Participation Patterns of Adolescents with and without Executive Function Deficits: Parents’ Perspectives

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This study examines parents’ perspectives of the participation patterns (frequency, involvement, and parental desire for change) in their adolescent children’s everyday functioning with and without executive function deficit profiles. Parents of 81 adolescents (10–14) years) with executive function deficits (n = 41) and a matched group of parents of adolescents with typical development (n = 40) completed the Participation and Environment Measure for Children and Youth (PEM-CY) questionnaire. The questionnaire includes the adolescents’ participation frequency and involvement in common everyday functions in three environments (home, school, and community) and parental desire for change. Parents of adolescents with executive function deficits reported that their children participated significantly less (in frequency and involvement) in many activities within each environment than parents of typically developing adolescents reported. Additional significant group differences were evident, particularly when comparing parental desires to change their adolescent children’s participation. Each environment’s characteristics regarding the structure level and different activity demands are discussed as a possible reason for these differences in participation. The challenges and complexity of raising a child with everyday functioning difficulties might be one reason for the differences in parents’ desire for change.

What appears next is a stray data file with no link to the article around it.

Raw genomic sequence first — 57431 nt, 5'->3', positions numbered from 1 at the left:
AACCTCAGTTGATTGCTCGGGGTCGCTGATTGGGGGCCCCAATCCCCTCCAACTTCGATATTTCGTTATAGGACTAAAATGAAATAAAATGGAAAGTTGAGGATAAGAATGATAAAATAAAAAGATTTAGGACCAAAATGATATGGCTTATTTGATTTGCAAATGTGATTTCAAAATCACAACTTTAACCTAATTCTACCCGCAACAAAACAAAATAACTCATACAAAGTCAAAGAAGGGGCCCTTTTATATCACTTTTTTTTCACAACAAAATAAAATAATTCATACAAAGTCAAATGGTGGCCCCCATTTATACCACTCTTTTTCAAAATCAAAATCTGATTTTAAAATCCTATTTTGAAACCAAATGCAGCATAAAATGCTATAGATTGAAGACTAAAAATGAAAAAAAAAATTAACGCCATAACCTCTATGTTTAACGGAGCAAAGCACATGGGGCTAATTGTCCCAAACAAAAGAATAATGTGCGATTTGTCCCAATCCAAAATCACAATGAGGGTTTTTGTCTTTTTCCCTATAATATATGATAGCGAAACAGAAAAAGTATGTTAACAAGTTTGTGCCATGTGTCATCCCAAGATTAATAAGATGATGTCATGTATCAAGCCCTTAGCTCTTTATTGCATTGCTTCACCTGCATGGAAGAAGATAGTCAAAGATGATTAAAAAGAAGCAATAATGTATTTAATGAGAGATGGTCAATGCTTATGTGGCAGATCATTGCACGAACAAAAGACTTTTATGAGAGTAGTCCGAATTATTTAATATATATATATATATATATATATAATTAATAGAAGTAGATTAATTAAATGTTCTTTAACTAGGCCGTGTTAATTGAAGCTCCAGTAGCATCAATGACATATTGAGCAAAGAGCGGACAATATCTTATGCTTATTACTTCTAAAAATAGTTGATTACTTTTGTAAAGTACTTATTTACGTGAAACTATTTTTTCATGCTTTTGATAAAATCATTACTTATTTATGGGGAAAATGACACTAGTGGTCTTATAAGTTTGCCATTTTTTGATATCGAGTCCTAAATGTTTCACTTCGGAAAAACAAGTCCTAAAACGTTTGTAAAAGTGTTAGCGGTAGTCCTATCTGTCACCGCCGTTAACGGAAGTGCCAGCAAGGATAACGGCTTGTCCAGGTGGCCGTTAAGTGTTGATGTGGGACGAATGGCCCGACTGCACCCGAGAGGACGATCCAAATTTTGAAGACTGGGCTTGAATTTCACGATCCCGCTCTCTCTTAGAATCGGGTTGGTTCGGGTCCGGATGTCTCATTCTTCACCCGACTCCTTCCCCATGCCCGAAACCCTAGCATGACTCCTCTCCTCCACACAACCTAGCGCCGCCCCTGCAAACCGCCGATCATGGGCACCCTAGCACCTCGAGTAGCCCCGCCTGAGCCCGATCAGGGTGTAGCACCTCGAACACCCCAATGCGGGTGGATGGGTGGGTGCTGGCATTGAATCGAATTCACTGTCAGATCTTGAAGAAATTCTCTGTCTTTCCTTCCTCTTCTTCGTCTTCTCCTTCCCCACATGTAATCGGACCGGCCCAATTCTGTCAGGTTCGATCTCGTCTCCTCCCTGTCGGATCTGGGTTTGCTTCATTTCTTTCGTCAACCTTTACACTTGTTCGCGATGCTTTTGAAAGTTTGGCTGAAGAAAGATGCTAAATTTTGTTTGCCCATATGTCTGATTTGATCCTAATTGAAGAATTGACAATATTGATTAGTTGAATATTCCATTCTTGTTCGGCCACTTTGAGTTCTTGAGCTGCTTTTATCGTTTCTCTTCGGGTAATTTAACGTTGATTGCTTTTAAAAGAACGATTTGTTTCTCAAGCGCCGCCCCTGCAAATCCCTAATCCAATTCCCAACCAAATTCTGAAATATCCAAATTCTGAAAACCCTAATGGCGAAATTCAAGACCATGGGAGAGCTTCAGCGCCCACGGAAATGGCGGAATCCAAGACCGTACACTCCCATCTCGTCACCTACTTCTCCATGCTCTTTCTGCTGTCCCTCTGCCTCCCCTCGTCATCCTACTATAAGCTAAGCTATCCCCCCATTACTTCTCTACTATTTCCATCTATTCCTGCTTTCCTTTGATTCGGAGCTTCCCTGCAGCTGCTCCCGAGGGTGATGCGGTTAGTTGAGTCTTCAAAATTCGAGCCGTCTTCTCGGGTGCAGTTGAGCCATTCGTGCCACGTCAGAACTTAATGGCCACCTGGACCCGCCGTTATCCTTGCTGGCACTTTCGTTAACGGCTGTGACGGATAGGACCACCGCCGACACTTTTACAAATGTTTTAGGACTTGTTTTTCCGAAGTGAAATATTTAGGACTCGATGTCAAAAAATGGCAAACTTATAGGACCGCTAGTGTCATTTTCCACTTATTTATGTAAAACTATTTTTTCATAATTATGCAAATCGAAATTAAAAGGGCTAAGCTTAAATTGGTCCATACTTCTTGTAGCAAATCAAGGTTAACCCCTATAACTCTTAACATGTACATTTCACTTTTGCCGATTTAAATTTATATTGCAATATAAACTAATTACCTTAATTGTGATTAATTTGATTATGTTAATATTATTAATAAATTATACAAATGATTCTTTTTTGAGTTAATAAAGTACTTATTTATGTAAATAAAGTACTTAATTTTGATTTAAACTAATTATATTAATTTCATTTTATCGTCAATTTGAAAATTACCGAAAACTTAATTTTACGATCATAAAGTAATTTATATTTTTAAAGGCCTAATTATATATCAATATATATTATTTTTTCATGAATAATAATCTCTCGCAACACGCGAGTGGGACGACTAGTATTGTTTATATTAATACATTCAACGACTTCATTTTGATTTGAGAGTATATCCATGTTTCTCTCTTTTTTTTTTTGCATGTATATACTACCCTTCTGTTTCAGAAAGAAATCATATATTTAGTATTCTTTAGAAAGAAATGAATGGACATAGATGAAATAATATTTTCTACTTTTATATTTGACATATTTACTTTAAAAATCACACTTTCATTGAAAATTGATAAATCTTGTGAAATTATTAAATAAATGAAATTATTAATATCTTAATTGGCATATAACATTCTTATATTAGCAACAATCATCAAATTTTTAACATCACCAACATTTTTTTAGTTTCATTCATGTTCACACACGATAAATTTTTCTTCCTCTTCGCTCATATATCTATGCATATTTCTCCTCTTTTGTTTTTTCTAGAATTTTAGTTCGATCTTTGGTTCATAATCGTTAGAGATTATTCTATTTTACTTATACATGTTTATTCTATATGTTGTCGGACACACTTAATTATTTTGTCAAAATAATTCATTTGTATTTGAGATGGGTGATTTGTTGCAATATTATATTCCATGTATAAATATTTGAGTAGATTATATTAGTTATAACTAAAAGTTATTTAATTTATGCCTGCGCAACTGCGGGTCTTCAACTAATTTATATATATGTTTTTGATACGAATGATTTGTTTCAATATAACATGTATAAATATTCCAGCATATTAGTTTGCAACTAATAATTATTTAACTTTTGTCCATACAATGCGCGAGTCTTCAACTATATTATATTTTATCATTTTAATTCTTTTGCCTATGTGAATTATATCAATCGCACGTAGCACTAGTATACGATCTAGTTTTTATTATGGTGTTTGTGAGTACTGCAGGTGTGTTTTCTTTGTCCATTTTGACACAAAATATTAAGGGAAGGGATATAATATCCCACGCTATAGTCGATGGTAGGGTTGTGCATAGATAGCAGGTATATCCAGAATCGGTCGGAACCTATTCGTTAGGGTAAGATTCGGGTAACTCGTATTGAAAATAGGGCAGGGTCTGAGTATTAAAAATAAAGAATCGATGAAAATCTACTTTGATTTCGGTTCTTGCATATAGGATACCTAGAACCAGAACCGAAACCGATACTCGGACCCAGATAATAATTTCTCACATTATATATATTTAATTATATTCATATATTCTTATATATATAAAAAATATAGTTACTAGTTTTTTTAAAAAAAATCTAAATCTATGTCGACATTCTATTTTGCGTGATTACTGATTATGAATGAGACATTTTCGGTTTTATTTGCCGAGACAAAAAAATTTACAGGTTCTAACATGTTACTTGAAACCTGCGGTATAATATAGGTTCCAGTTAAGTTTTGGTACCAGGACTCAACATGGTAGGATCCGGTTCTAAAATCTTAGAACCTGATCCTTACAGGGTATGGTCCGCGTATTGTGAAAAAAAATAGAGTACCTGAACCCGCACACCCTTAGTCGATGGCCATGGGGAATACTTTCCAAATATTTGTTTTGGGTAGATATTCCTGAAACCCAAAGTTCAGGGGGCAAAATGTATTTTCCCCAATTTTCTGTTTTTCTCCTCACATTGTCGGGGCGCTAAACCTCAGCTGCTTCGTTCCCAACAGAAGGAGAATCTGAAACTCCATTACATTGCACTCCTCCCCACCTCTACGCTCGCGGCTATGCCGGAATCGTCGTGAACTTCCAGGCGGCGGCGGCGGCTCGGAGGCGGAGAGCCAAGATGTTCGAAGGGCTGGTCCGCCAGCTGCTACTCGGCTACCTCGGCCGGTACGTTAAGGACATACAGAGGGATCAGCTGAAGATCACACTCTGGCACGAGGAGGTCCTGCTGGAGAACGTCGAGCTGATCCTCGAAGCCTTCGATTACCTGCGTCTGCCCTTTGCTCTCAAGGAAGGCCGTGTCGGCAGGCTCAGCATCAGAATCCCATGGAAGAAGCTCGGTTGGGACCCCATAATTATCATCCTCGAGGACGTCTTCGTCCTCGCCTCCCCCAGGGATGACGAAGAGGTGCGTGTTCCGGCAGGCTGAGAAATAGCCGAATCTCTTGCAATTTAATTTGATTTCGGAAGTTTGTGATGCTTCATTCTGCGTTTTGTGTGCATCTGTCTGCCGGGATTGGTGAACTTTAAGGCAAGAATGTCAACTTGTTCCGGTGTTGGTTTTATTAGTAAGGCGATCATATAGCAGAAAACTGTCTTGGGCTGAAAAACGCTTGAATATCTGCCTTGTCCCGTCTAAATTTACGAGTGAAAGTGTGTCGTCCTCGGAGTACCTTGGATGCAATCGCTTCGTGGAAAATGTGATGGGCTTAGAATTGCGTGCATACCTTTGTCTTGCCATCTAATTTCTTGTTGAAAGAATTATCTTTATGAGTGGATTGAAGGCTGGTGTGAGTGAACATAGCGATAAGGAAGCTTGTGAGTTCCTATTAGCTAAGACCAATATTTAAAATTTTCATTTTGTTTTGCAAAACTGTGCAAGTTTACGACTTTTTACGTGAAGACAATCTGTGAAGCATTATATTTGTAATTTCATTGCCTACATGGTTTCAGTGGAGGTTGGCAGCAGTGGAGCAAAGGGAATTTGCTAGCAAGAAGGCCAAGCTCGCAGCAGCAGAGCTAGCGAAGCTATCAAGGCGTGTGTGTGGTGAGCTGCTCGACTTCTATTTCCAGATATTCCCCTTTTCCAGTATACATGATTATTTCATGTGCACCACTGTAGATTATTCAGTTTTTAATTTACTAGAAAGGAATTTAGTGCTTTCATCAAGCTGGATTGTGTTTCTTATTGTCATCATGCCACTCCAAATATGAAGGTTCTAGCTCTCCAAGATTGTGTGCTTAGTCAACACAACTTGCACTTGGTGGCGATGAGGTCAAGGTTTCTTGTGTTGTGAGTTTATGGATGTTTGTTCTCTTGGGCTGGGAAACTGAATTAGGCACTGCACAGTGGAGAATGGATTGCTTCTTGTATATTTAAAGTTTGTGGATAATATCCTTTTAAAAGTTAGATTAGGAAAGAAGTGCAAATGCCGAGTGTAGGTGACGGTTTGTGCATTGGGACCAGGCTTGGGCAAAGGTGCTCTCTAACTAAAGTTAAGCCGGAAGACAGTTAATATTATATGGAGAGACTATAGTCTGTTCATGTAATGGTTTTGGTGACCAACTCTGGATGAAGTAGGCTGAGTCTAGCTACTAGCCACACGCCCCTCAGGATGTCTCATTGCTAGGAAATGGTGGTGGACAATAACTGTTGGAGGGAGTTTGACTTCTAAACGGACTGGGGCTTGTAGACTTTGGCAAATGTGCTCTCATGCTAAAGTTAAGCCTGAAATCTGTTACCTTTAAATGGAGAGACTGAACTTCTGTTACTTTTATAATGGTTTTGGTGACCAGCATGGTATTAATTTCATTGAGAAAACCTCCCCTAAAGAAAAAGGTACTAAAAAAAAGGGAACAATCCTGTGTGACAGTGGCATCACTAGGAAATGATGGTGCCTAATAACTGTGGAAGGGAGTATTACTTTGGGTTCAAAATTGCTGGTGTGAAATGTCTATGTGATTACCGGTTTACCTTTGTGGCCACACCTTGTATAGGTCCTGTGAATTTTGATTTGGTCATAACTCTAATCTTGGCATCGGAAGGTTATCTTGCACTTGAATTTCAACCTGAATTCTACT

Original languageEnglish
Pages (from-to)325-342
Number of pages18
JournalJournal of Occupational Therapy, Schools, and Early Intervention
Issue number3
StatePublished - 2021

Bibliographical note

Publisher Copyright:
© 2020 Taylor & Francis.


  • Everyday functioning
  • activity demands
  • desire to change
  • frequency
  • level of involvement

ASJC Scopus subject areas

  • Social Psychology
  • Education
  • Occupational Therapy


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